Sam: A question that was popular amongst the students was: What are the three things that you would take to a desert island? Popular with every interview.

Bruce: Three things, right…Well I think the first has to be the Hitchhiker’s Guide to the Galaxy. Probably some modern equivalent of this in terms of a smart phone and a satellite connection. Is that permitted?

Sam: Oh, I don’t know.. I mean…

Bruce: Or is that two things?

Sam: Well I think the smartphone connection is going to be patchy and bad…

Bruce: What about satellite connection?

Sam: I’ve been told I was too lenient last time, so… no.

Bruce: No, right. And… I was thinking about this… I can’t really take my wife as a thing, can I? That would be a bit rude calling her a thing…

Sam: Yeah I think so… You can invite her along, but…

…(Bruce is denied an escape mechanism and assured that there are plenty of bananas and coconuts on that island)…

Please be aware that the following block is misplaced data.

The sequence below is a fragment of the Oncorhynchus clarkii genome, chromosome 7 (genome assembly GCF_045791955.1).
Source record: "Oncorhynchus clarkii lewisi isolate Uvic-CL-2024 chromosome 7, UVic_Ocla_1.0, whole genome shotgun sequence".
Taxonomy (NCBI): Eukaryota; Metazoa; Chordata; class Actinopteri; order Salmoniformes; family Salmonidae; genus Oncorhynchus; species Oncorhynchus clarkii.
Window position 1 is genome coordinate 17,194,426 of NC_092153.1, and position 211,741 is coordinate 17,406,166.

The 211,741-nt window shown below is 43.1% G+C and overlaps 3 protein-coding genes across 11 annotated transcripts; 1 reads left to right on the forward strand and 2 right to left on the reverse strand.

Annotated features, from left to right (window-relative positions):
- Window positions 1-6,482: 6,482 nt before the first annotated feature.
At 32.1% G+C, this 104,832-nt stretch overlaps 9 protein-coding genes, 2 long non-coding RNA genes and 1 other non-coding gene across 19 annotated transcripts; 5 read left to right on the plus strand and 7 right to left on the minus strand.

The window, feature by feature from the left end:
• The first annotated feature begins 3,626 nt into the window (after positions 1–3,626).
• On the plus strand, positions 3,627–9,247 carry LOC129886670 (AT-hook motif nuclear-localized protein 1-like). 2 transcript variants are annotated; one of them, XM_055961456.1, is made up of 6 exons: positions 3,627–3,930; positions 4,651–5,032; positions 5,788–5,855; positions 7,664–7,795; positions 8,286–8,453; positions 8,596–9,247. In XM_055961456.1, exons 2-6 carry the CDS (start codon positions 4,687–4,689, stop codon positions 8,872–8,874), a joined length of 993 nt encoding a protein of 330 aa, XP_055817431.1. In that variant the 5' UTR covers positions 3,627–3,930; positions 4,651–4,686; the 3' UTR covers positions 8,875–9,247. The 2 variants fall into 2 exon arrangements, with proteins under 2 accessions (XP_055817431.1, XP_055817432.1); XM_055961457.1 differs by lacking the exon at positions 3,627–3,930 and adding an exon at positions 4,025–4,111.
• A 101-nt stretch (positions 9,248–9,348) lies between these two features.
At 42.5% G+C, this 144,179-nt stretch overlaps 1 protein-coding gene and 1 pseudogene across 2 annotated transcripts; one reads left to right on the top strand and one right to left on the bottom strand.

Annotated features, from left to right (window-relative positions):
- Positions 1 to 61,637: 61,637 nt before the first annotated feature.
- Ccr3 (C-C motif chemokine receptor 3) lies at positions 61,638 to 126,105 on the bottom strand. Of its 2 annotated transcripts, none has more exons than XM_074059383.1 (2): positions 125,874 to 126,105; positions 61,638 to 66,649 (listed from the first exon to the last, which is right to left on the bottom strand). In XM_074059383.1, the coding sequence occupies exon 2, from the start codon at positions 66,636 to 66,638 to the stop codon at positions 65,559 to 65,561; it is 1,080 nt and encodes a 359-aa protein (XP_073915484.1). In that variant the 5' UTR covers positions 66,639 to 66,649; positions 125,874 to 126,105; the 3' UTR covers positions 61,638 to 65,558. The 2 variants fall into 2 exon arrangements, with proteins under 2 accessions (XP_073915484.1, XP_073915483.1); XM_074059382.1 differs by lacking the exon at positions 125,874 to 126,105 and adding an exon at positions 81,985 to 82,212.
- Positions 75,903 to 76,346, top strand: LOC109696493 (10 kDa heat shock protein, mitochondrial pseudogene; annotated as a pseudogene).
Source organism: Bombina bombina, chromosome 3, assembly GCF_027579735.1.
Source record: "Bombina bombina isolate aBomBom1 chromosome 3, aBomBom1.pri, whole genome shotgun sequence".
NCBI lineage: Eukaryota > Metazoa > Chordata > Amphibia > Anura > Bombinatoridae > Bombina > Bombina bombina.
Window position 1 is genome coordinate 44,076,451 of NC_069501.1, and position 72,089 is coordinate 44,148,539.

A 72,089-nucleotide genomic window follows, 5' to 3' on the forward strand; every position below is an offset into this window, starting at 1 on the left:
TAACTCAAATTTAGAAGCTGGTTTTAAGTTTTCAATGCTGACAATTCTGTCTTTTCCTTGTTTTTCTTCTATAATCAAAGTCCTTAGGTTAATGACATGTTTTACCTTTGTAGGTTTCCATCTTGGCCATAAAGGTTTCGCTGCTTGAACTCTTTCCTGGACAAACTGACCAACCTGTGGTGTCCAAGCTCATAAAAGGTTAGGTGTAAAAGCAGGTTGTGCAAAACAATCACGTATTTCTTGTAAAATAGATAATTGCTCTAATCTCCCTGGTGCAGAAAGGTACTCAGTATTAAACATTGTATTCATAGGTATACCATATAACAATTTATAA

Sam: So what would you take? Maybe a favourite food?

Bruce: Some good chillies then. And am I allowed an occasional glass of cider? And there has to be some music as well, I think.

Sam: What was one of the concepts that you struggled with as a student?

Bruce: A story that quite a number of students already know about, because it’s an example I use, is 2nd year Linear Algebra. I was doing ok with it, but there was one particular week when I had been working for a long time on tutorial problems and I was getting absolutely nowhere, or at least that’s how I felt. My tutor in Mathematics at that time was a person who I was a bit nervous of. For no particularly good reason, but I was a second-year student! Something in this linear algebra just wasn’t going right. I got on my bicycle, cycled from my halls of residence to the basement of the Maths building, knocked on the door of this person who I was nervous about. After ten minutes of talking with me, she found exactly where the miscomprehension was. It turned out that this person, who I’d thought of as being a tad dragon-like, I was an absolute fan of. She was really professional while helping to find where the issue was. She took me from a bit of mathematics where I had reached the stopping point and helped me to find a way around a stopping point. I frequently use this story – I’m sorry- with students that talk to me about their difficulties as an example where I hit a brick wall, contacted a member of staff and they helped me to find the door through it.